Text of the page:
Elhassan: Good on paper in that they added talent without giving up too much, but that doesn't mean much if the talent doesn't fit in. If Waiters was antsy about touches and shots in Cleveland, what about OKC's situation should put his mind at ease?
McMenamin: Let's make it good all around. Three for three. Waiters can flat-out play. Granted, his shot selection can go awry, but after the Cavs told him the only way he'd earn playing time this season was by playing tough defense, he became one of the league leaders in steals per game off the bench. Maybe some will say the first-round pick is a steep price to pay, but the Thunder are in win-now mode. Waiters gives them more talent and depth right away.
Shelburne: Good trade, I think. Waiters should see more playing time in Oklahoma City, which should make him a lot happier than he was at the end of David Blatt's bench. The question is whether he can blend into Oklahoma City's culture. If he can, it'll be a boon for his career. If he can't, this is a low-risk move the Thunder can get away from easily as Waiters should still have value.
Young: Good. Waiters hasn't been good for the Cavs this season, but if he had been, the Thunder probably wouldn't have been able to get him for a nonguaranteed training camp invite and heavily protected first-round pick. Assuming Waiters buys into what Scott Brooks sells him, the Thunder now have one of the deepest, most potent offensive benches in the league to support Durant and Westbrook.
4. What does the addition of Waiters mean for Reggie Jackson's future in OKC?
Begley: It could signal the end of Jackson's days in Oklahoma City. Jackson should have plenty of suitors this summer in free agency. If the Thunder choose to let Jackson walk in free agency, they now have insurance in Waiters.
Elhassan: I suppose you could say he's "insurance," except I'm not sure he's anywhere as good as Jackson. This reminds me of people who called Evan Turner "insurance" for if Lance Stephenson departed, neglecting the fact that that would be an awful insurance policy. The difference is, in this case the Thunder have Waiters under contract for another year.
McMenamin: It means that if some other team out there decides to break the bank and give Jackson a big payday this summer, Oklahoma City has a much more affordable backup combo guard already on the books for next season for an agreeable $5.1 million. It would soften the blow of a potential departure by Jackson.
Shelburne: Not as much as you think. Yes, he's something of an insurance policy for the Thunder if they lose Jackson to restricted free agency this summer. But the sense is that they were going to lose Jackson anyway. It's just hard to justify a $12 million to $14 million yearly salary to Westbrook's backup. Think Eric Bledsoe with the Clippers two seasons ago.
Young: It makes Jackson more expendable. The Thunder were a bit hamstrung by Jackson's pending free agency, because it's obvious how much they need a third ball handler to support their stars. Now they have Waiters, who is locked in with the Thunder for the next two seasons, enabling them to be much more selective in matching any offer sheet Jackson gets in the summer.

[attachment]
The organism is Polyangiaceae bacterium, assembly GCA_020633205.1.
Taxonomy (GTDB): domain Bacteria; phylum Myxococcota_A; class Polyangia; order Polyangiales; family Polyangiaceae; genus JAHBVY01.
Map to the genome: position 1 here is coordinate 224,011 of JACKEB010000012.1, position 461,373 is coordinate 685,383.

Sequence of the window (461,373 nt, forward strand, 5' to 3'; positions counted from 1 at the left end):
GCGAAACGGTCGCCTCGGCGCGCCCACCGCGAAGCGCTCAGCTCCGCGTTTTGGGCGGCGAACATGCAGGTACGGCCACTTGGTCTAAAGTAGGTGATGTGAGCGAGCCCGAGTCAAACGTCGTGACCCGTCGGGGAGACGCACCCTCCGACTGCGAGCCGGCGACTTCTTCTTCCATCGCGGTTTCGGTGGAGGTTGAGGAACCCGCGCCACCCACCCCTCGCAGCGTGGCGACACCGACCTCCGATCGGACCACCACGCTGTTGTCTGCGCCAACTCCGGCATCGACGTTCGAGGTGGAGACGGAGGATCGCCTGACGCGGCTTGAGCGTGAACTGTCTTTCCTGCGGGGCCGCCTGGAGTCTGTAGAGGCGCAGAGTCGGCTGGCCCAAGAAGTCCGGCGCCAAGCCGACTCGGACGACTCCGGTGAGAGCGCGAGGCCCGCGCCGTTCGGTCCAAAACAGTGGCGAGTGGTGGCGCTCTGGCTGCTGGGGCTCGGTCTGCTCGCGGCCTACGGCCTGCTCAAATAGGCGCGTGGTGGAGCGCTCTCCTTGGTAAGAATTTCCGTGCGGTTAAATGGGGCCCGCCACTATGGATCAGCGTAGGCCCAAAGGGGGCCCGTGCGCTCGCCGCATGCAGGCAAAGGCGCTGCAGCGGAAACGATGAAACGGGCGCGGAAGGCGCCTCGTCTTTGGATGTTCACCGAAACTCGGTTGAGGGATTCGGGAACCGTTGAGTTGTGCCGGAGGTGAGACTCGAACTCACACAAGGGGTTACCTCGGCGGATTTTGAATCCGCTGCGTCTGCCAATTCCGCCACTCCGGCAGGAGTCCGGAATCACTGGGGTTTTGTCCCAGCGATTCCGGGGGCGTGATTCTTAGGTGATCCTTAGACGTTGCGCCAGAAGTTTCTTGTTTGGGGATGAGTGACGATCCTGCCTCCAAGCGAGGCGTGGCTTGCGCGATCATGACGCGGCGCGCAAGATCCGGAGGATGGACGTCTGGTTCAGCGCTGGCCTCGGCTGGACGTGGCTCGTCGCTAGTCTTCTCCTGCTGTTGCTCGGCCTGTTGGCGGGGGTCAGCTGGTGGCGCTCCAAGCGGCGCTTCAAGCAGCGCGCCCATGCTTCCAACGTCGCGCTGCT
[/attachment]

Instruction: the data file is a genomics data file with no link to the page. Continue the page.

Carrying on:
5. Who made out the best in this trade?
Begley: The Knicks had been searching for a way to rid themselves of Smith for a long time. But they needed to include Shumpert to do it. So, assuming Shumpert and Smith remain healthy and productive with the Cavs, I think Cleveland will end up getting the best of the deal.
Elhassan: I don't think anyone should be holding a ticker tape parade after this transaction, but Cleveland addressed the biggest need by adding a wing defender; the first-round pick is whipped cream on top, and the Cavs can cross their fingers that Smith can be a dynamic scoring cherry to complete.
McMenamin: The Cavs. We've seen three major deficiencies out of them so far this season: depth, defense and size. By adding a shut-down swingman like Shumpert and another automatic scorer in Smith, they addressed two out of those three areas. Now potentially armed with two 2015 first-round picks, plus the TPE, they can continue to go searching for a rim protector.
Shelburne: My first reaction is to say the Knicks because I'm just so shocked they were able to get rid of Smith's contract without taking back a bad contract. Honestly, I was starting to suspect they might eventually have to take a page from Stan Van Gundy's book and cut him. Ultimately though, it depends on what New York is able to do with the cap space they just created. Cap space is just cap space unless you find the right player to use it on. So in the short term I'll say the Thunder. If he fits in there and thrives, Waiters could give them the third scoring option they've been lacking since they traded James Harden.
Young: Thunder. A contending team added a 23-year-old scorer to its bench, filling an obvious need, and is only giving up Lance Thomas and a pick to get him. It was a product of the Thunder's patient, prudent planning, being able to be opportunistic when the moment presented itself. The Thunder are better today than they were yesterday. And they were already pretty good.